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Retail sales rise 3.9% in May, topping expectations

Experts say shoppers were lured to the malls by falling gasoline prices and Mother's Day and Memorial Day promotions.

June 01, 2012|By Shan Li, Los Angeles Times
  • A shopper makes her way past the Hale Bob store on Robertson Boulevard near Alden Drive in Los Angeles. Retails experts say shoppers were lured to the malls in May by falling gasoline prices and Mother’s Day and Memorial Day promotions.
A shopper makes her way past the Hale Bob store on Robertson Boulevard near… (Mel Melcon, Los Angeles…)

Shoppers cautiously hit the malls to refresh their wardrobes in May, but slower job gains and flagging consumer confidence is raising some concerns about whether a crimp in spending might be coming this summer.

"Spending is up a little, and we know consumers are putting a little bit more on their credit cards," said Judith Russell, editor of the Robin Report, a retail industry publication. "The job market has stabilized, but unemployment is still in most cases too high," forcing shoppers to remain careful about unnecessary purchases.

On Thursday, major chain stores posted a 3.9% sales increase in May compared with the same month a year earlier, slightly above analysts' expectations of a 3.6% rise, according to Thomson Reuters' tally of 18 retailers.

At the Glendale Galleria this week, many shoppers reported feeling more confident about their finances, but said they were still carefully watching their spending and opening wallets for sale items only.

After living a bare-bones lifestyle during school, Rose Wolf, 31, just recently nabbed a nursing job and celebrated by snapping up a $13 black top from Forever 21.

"I'm just getting used to having a regular income and not constantly being frugal," the Los Feliz resident said Wednesday. "I feel very lucky to have a job. Overall, things are on the up and up for a lot of people."

Retail experts say shoppers were lured to the malls by falling gasoline prices and Mother's Dayand Memorial Day promotions. Warm weather also prompted consumers to gravitate toward bright hues saturating summer fashions.

"We are seeing a huge burst of color on the scene and it's being embraced by everyone from kids to fairly conservative male shoppers," Russell said. "Colored skinny denim, maxi dresses, sundresses and beachwear have been really strong."

Healthy May sales were tempered by some poor economic data. The Conference Board said Tuesday that consumer confidence last month suffered its largest drop since October. The Labor Department said Thursday that unemployment claims rose last week to a one-month high. National unemployment numbers for May will be released Friday.

Among top performers, action-sports chainZumiez Inc.led the way with a 13.7% bump. Luxury retailerNordstrom Inc.saw sales rise 5.3%. Benefiting from a continuing thrifty mind-set, off-price retailersRoss Stores Inc.andTJX Cos.saw an 8% rise. Limited Brands, parent company ofVictoria's Secretand Bath & Body Works, said sales rose 6%.

Discount giantCostco Wholesale Corp.reported a 4% jump in sales, whileTarget Corp.posted a 4.4% rise.

Some retailers did not fare as well. Struggling teen clothier Wet Seal said sales fell 8.8%, while department store chainKohl's Corp. reported a 4.2% drop.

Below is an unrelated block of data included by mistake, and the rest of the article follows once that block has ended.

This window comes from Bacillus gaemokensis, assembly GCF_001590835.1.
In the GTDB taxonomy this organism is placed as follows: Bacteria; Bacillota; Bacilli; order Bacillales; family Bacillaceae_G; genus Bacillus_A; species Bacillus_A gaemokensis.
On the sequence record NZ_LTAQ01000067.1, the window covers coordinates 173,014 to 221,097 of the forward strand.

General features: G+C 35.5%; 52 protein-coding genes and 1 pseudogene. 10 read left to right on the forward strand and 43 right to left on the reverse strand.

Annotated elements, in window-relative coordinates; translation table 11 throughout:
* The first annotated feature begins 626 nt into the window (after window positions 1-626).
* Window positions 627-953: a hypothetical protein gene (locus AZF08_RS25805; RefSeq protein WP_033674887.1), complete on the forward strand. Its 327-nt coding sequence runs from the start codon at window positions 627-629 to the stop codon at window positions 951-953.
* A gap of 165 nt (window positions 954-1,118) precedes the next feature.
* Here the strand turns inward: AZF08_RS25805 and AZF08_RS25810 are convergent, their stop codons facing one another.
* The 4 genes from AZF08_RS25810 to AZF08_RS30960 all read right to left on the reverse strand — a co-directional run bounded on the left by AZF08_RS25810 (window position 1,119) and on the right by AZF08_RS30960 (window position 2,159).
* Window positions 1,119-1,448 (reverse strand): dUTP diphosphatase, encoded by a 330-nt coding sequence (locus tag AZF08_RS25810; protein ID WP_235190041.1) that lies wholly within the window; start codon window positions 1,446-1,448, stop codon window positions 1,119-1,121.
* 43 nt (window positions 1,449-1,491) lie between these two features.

San Francisco-basedGap Inc., which has seen sales pick up recently, reported a lower-than-expected 2% jump. Still, Chief Executive Glenn Murphy said the retailer was "pleased with overall customer response to summer product in May."

All told, about 69% of retailers beat expectations, Thomson Reuters said.

Results are based on sales at stores open at least a year, known as same-store sales and considered an important measure of a retailer's health because it excludes the effect of stores' openings and closings.

After a relatively balmy spring, many consumers have already picked up most items on their shopping list, analysts say. They predict slow spending in the next few months as retailers scramble to adjust their assortments and sales to draw shoppers.

"The heat wave in March forced consumers to make a lot of purchases they would normally make in the summer," said Laura Gurski, global head of the retail practice at consulting firm A.T. Kearney.

Gurski said that if gasoline prices continue to decline, any money saved in the busy travel months ahead may boost budgets for kids heading back into the classroom in the fall.

"Gas prices are important for drivingback-to-schoolsales," she said. "Back-to-school doesn't mean just clothes; it's small appliances for the college students as well."

Industry watchers say that more negative news about the job market or the economy may spook shoppers into curbing their spending.

After a few years of unemployment, Kevin Turner of Beverly Hills said he just recently started getting calls again from schools requesting his services as a motivational speaker.

But at the Americana at Brand shopping center across the street from the Glendale Galleria, the 47-year-old opted to forgo buying anything new and treated himself instead to dinner at the Cheesecake Factory.

"When you reach a certain point, you don't want to buy in excess, especially during a recession," Turner said. "I feel like I have enough."

shan.li@latimes.com

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